Wreden points out design choices made by Coda at every turn, making a note of recurring themes and shifts in tone, before connecting the dots between their inclusion and Coda’s mindset at the time of their creation. A door-based puzzle is emblematic of Coda opening and closing different chapters of his life, while a prison is a metaphor for his social anxiety, according to Wreden. Plenty of it is Psychology 101, and its frequent lack of subtlety makes the game’s concepts easier to digest than you would expect, but each new small revelation about Coda serves to make him a more intriguing character who I wanted to learn more about. It’s perhaps the only game in existence where its designer is the protagonist rather than the player.
While similarities can easily be drawn between both of Wreden’s creations, with them both being meta-heavy, narrative-focused “walking simulators,” they are different beasts. The Stanley Parable’s plot revolves around player agency in video game design (and in life itself), while The Beginner’s Guide focuses upon a more personal story, and its effectiveness will invariably rest upon whether or not you are open to hearing this kind of tale conveyed in a video game.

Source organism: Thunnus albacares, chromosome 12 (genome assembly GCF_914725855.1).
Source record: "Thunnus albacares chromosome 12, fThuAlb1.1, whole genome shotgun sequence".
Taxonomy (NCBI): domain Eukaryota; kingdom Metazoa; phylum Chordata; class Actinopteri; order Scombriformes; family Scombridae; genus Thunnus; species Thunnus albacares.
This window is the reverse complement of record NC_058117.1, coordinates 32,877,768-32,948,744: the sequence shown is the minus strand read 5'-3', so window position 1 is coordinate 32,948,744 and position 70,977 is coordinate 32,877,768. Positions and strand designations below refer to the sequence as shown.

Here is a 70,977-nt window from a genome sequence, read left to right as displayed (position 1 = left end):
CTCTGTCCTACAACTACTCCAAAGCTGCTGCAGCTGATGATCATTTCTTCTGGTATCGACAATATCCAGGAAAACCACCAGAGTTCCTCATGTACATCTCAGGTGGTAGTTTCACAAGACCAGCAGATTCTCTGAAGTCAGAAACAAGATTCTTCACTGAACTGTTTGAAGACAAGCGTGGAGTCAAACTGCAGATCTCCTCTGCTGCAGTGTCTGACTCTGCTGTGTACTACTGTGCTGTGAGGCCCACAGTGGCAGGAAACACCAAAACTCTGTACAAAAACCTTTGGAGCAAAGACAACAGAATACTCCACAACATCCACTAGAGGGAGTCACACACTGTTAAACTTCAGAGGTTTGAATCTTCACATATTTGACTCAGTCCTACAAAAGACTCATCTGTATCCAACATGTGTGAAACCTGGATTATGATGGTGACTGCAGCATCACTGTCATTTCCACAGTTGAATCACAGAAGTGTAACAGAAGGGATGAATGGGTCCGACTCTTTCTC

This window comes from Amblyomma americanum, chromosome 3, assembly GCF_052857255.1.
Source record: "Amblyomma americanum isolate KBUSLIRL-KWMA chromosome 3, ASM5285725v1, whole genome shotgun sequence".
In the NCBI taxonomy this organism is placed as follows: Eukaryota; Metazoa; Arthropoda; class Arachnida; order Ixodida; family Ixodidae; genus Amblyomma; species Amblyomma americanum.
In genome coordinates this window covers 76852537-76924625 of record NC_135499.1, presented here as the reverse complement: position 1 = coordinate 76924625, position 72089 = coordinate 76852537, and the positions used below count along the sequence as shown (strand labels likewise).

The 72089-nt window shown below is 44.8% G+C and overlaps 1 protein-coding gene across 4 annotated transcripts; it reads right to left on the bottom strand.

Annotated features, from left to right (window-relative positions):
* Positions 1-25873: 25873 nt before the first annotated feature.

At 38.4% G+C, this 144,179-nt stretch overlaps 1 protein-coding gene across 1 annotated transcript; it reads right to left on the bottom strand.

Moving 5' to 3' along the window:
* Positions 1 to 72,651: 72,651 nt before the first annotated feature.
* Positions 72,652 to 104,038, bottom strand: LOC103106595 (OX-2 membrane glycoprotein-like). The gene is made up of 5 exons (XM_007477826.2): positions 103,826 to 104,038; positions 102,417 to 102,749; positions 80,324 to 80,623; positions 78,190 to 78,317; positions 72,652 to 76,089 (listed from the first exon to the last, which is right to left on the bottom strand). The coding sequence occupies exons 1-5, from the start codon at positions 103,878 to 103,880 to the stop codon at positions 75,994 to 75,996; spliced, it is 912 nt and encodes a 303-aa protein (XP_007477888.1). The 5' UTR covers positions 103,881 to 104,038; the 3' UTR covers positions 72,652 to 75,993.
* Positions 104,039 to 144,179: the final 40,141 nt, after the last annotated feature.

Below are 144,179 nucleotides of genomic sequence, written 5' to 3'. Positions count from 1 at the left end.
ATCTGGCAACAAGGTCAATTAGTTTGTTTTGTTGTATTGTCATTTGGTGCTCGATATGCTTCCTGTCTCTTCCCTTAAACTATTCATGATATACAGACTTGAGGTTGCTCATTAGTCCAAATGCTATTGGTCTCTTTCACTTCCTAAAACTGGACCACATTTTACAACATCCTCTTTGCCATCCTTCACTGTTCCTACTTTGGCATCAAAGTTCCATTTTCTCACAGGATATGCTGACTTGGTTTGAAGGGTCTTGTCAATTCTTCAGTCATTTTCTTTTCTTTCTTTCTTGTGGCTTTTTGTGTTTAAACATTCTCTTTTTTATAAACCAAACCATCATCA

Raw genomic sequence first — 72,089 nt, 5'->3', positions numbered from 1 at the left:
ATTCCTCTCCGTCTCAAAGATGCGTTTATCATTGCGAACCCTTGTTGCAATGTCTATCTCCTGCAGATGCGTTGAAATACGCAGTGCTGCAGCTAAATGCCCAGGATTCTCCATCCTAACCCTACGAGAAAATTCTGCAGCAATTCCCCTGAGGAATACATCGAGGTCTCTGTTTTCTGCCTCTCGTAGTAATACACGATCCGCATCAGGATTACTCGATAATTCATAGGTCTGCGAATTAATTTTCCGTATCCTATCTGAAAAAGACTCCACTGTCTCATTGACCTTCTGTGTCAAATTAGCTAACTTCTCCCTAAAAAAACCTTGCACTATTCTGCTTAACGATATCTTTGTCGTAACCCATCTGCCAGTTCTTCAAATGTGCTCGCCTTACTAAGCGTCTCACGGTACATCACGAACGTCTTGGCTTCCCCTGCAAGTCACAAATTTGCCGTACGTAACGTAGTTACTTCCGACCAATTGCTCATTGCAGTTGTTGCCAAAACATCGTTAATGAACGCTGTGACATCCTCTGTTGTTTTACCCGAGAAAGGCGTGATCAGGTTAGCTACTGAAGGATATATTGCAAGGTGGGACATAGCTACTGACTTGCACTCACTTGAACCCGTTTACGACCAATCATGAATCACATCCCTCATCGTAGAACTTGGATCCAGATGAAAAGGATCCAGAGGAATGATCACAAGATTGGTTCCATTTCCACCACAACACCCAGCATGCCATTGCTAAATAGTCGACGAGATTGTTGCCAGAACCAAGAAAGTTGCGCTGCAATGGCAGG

I admit that I struggled with it, as there is something quite jarring about listening to Wreden providing narration for his own game, even though he’s essentially playing a character within it. The praise he heaps upon much of Coda’s work feels self-congratulatory when you disconnect yourself from its story and consider that Coda is a fictional character, with it often feeling like you’re playing through the video game equivalent of a commentary track on a Director’s Cut Blu-ray, only with the director in question lacking any semblance of humility.
But that’s kinda the point. The Beginner’s Guide flirts with a potentially pretentious concept, but as it opened itself up more to me I began to realize that it needed to do so in order to successfully convey its message. While that message is tied into an end-game reveal that I cannot articulate without spoiling it for anyone who wishes to play it, I will say that it does feature a tonal shift that significantly shakes things up. Prior to this reveal taking shape I began to feel weary of Wreden pointing at things and telling me how they made him feel, but by the time the game had reached its conclusion I was confident that I had just experienced one of the bravest pieces of storytelling in this medium.